It may not be clear before Election Day who will win the White House or which party will control the House and Senate. But here’s a prediction that’s all but ironclad, and reflects a largely unappreciated change that could have just as much influence on the direction of the country: After the election, white men will constitute a minority of the Democratic House caucus for the first time in history.
This milestone is part of a broader trend that goes well beyond politics. The U.S. is expected to become a “majority-minority” nation within 30 years. That trend is being reflected in the Democratic congressional caucus, but only barely on the Republican side. In 1950, white men made up 98 percent of Democrats and 97 percent of Republicans in the House; today, 86 percent of Republicans are white men, but only 53 percent of Democrats.
As these numbers make clear, the parties are separating by race and gender. And because women and minorities view government differently, and want different things from it, than white men do, this change both tracks and exacerbates the partisan polarization that is consuming Washington.
“You really have two substantial portions of the electorate that together form the majority of voters,” says David Wasserman of the nonpartisan Cook Political Report, who has written extensively on the parties’ shifting demographics and provided these figures. “One set is overwhelmingly leery of big government, the other overwhelmingly leery of big business, and among members of Congress their conviction in these respective lines of thought is almost religious in its intensity.”
Last year, a National Journal-Heartland Monitor poll measuring views about economic opportunity and the role of government across a broad spectrum of racial and ethnic groups illuminated many of these differences. While Americans of every race and gender are optimistic about the future and united in their support for a free-market economy—ignore the campaign-trail nonsense about “creeping socialism”—whites (53 percent) and especially Republicans (59 percent) tend to believe that the pace of the country’s shifting racial profile is “troubling” and “changing the character and values” of the nation.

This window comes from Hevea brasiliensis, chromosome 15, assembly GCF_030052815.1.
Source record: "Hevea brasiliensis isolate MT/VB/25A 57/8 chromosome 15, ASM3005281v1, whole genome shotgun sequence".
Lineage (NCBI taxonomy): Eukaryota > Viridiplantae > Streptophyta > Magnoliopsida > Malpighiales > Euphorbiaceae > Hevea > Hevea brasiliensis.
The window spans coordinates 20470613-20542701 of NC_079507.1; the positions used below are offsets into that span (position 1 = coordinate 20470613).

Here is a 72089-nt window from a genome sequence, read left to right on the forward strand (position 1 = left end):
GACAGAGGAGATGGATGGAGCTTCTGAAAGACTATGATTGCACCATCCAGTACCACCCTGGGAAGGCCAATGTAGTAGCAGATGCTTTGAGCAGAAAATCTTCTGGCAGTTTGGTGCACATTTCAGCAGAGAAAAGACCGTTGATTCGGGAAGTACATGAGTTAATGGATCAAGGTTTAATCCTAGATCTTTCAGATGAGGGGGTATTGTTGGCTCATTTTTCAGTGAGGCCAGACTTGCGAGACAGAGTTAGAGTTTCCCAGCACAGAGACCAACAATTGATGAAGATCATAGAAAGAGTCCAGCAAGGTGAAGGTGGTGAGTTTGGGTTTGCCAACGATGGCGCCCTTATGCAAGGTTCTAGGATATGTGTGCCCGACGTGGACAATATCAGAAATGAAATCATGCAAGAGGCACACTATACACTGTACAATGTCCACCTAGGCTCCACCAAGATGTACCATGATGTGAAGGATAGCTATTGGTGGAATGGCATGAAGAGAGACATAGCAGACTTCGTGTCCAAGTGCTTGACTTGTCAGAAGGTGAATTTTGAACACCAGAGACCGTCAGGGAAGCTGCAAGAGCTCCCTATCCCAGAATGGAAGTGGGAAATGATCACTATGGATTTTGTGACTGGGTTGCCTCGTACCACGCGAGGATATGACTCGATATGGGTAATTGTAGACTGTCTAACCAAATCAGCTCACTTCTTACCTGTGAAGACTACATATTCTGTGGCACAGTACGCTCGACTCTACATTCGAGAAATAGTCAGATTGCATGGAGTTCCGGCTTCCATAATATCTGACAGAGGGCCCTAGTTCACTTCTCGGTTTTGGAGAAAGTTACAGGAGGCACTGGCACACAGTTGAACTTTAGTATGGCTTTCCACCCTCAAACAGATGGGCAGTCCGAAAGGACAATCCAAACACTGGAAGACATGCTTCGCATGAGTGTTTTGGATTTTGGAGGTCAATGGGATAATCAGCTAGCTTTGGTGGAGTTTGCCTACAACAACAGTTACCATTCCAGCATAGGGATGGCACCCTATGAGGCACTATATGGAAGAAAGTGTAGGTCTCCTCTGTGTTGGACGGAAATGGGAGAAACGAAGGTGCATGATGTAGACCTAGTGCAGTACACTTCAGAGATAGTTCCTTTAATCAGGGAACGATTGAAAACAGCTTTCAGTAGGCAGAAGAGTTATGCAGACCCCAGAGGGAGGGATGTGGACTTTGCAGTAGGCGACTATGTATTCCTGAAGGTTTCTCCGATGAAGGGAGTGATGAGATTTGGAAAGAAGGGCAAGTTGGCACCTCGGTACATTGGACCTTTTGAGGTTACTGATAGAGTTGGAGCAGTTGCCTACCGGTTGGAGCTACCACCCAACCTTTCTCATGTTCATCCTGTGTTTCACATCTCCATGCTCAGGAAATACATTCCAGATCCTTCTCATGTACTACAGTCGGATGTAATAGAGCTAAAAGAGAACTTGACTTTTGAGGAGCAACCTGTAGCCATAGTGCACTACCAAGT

Likewise, a plurality of whites believe that government is “the problem,” not a solution to the country’s economic difficulties. Yet the overwhelming majority of African, Hispanic, and Asian Americans view government favorably and prefer that it play a stronger role in the economy.
The issue of race (and to a lesser extent gender) lies beneath many of the current flash points in state and national politics. Congress has been unable to pass a farm bill, for instance, in large part because many Republicans insist on cutting food stamp benefits, which they view as a form of welfare. (When Newt Gingrich called Barack Obama the “food stamp president” during the Republican primaries, he was appealing to this prejudice.) At the state level, Republicans nationwide are pushing for new voter-identification requirements that would likely disenfranchise large numbers of minority voters.
The most troubling aspect of this trend is that race and gender lines have begun to coincide with all the familiar ideological divides in a way that could deeply damage the social fabric. As Thomas Byrne Edsall argues in his new book, The Age of Austerity: How Scarcity Will Remake American Politics: “For whites with a conservative bent, the shift to a majority-minority nation will strengthen the already widely held view that programs benefiting the poor are transferring their taxpayer dollars to minority recipients, from first whites to blacks and now to ‘browns.’”
These differences will be especially hard to overcome because the types of elected representatives who might push for compromise are disappearing. One measure Wasserman uses to determine how much Congress can get done is the number of “crossover districts”—congressional districts that voted for one party at the House level and the other party at the presidential level, and thus don’t mirror the ideological rigidity in Washington. That number dropped from 85 districts in 2009 to 40 today, he says, and could be less than 20 after this year’s election. With that bridge between the parties crumbling fast, the drive toward political extremes will only gain momentum.